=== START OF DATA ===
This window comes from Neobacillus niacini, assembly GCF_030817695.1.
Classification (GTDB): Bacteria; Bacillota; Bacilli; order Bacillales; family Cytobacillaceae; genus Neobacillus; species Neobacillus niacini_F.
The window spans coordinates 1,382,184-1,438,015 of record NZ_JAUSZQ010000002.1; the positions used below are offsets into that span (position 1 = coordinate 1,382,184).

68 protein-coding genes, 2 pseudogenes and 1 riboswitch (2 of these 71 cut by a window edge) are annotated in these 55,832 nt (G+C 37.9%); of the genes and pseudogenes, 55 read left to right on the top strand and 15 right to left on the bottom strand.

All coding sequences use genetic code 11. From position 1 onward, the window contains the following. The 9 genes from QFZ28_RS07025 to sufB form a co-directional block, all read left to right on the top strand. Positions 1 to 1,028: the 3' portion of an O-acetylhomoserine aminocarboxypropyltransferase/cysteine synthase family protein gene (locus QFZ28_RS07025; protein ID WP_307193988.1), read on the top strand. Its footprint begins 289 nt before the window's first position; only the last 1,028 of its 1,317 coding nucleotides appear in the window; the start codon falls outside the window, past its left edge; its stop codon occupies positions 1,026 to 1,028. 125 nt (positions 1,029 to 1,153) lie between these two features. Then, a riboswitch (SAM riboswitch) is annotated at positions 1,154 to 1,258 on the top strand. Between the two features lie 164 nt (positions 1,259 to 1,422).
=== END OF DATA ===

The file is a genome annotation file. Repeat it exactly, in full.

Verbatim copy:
This window comes from Neobacillus niacini, assembly GCF_030817695.1.
Classification (GTDB): Bacteria; Bacillota; Bacilli; order Bacillales; family Cytobacillaceae; genus Neobacillus; species Neobacillus niacini_F.
The window spans coordinates 1,382,184-1,438,015 of record NZ_JAUSZQ010000002.1; the positions used below are offsets into that span (position 1 = coordinate 1,382,184).

68 protein-coding genes, 2 pseudogenes and 1 riboswitch (2 of these 71 cut by a window edge) are annotated in these 55,832 nt (G+C 37.9%); of the genes and pseudogenes, 55 read left to right on the top strand and 15 right to left on the bottom strand.

All coding sequences use genetic code 11. From position 1 onward, the window contains the following. The 9 genes from QFZ28_RS07025 to sufB form a co-directional block, all read left to right on the top strand. Positions 1 to 1,028: the 3' portion of an O-acetylhomoserine aminocarboxypropyltransferase/cysteine synthase family protein gene (locus QFZ28_RS07025; protein ID WP_307193988.1), read on the top strand. Its footprint begins 289 nt before the window's first position; only the last 1,028 of its 1,317 coding nucleotides appear in the window; the start codon falls outside the window, past its left edge; its stop codon occupies positions 1,026 to 1,028. 125 nt (positions 1,029 to 1,153) lie between these two features. Then, a riboswitch (SAM riboswitch) is annotated at positions 1,154 to 1,258 on the top strand. Between the two features lie 164 nt (positions 1,259 to 1,422).